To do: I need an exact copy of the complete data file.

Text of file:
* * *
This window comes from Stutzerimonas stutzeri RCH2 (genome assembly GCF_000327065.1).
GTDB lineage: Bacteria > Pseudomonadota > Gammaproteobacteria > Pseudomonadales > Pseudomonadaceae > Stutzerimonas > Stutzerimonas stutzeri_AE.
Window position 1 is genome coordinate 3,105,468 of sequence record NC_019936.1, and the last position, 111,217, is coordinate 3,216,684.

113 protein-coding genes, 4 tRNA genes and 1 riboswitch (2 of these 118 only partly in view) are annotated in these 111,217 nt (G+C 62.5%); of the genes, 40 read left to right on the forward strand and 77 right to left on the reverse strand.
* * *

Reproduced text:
This window comes from Stutzerimonas stutzeri RCH2 (genome assembly GCF_000327065.1).
GTDB lineage: Bacteria > Pseudomonadota > Gammaproteobacteria > Pseudomonadales > Pseudomonadaceae > Stutzerimonas > Stutzerimonas stutzeri_AE.
Window position 1 is genome coordinate 3,105,468 of sequence record NC_019936.1, and the last position, 111,217, is coordinate 3,216,684.

113 protein-coding genes, 4 tRNA genes and 1 riboswitch (2 of these 118 only partly in view) are annotated in these 111,217 nt (G+C 62.5%); of the genes, 40 read left to right on the forward strand and 77 right to left on the reverse strand.